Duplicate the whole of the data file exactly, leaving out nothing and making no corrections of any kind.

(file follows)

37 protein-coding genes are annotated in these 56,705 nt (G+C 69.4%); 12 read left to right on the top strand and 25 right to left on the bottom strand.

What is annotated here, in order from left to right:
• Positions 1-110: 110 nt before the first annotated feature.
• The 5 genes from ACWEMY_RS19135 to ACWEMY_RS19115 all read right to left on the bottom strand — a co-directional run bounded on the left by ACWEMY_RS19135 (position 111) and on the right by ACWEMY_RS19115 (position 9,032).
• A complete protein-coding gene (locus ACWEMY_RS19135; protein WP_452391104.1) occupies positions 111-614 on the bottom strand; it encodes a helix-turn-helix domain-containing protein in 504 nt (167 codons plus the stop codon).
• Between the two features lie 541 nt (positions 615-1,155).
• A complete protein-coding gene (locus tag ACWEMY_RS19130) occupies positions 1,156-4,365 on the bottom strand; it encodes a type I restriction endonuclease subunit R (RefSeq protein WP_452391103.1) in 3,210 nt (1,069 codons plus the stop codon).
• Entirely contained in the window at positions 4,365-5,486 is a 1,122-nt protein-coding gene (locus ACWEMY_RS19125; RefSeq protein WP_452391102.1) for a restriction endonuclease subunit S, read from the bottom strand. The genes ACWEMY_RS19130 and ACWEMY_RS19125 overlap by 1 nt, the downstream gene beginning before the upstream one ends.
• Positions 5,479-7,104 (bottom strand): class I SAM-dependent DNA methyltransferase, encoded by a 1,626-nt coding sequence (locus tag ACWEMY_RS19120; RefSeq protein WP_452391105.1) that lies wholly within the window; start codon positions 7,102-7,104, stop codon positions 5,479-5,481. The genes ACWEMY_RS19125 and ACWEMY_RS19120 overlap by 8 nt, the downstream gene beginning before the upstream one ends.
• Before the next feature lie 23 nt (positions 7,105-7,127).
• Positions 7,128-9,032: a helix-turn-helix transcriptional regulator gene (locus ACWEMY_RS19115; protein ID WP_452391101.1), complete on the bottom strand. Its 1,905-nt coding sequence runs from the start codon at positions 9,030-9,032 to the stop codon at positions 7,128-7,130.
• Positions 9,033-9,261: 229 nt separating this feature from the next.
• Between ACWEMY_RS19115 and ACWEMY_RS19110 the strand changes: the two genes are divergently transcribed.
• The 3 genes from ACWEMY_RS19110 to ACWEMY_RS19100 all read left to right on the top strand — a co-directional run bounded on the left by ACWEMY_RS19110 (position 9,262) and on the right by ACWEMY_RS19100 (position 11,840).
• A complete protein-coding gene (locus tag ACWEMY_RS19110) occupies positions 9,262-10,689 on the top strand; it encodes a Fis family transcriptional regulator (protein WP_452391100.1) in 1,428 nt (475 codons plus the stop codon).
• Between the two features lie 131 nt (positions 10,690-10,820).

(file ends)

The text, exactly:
37 protein-coding genes are annotated in these 56,705 nt (G+C 69.4%); 12 read left to right on the top strand and 25 right to left on the bottom strand.

What is annotated here, in order from left to right:
• Positions 1-110: 110 nt before the first annotated feature.
• The 5 genes from ACWEMY_RS19135 to ACWEMY_RS19115 all read right to left on the bottom strand — a co-directional run bounded on the left by ACWEMY_RS19135 (position 111) and on the right by ACWEMY_RS19115 (position 9,032).
• A complete protein-coding gene (locus ACWEMY_RS19135; protein WP_452391104.1) occupies positions 111-614 on the bottom strand; it encodes a helix-turn-helix domain-containing protein in 504 nt (167 codons plus the stop codon).
• Between the two features lie 541 nt (positions 615-1,155).
• A complete protein-coding gene (locus tag ACWEMY_RS19130) occupies positions 1,156-4,365 on the bottom strand; it encodes a type I restriction endonuclease subunit R (RefSeq protein WP_452391103.1) in 3,210 nt (1,069 codons plus the stop codon).
• Entirely contained in the window at positions 4,365-5,486 is a 1,122-nt protein-coding gene (locus ACWEMY_RS19125; RefSeq protein WP_452391102.1) for a restriction endonuclease subunit S, read from the bottom strand. The genes ACWEMY_RS19130 and ACWEMY_RS19125 overlap by 1 nt, the downstream gene beginning before the upstream one ends.
• Positions 5,479-7,104 (bottom strand): class I SAM-dependent DNA methyltransferase, encoded by a 1,626-nt coding sequence (locus tag ACWEMY_RS19120; RefSeq protein WP_452391105.1) that lies wholly within the window; start codon positions 7,102-7,104, stop codon positions 5,479-5,481. The genes ACWEMY_RS19125 and ACWEMY_RS19120 overlap by 8 nt, the downstream gene beginning before the upstream one ends.
• Before the next feature lie 23 nt (positions 7,105-7,127).
• Positions 7,128-9,032: a helix-turn-helix transcriptional regulator gene (locus ACWEMY_RS19115; protein ID WP_452391101.1), complete on the bottom strand. Its 1,905-nt coding sequence runs from the start codon at positions 9,030-9,032 to the stop codon at positions 7,128-7,130.
• Positions 9,033-9,261: 229 nt separating this feature from the next.
• Between ACWEMY_RS19115 and ACWEMY_RS19110 the strand changes: the two genes are divergently transcribed.
• The 3 genes from ACWEMY_RS19110 to ACWEMY_RS19100 all read left to right on the top strand — a co-directional run bounded on the left by ACWEMY_RS19110 (position 9,262) and on the right by ACWEMY_RS19100 (position 11,840).
• A complete protein-coding gene (locus tag ACWEMY_RS19110) occupies positions 9,262-10,689 on the top strand; it encodes a Fis family transcriptional regulator (protein WP_452391100.1) in 1,428 nt (475 codons plus the stop codon).
• Between the two features lie 131 nt (positions 10,690-10,820).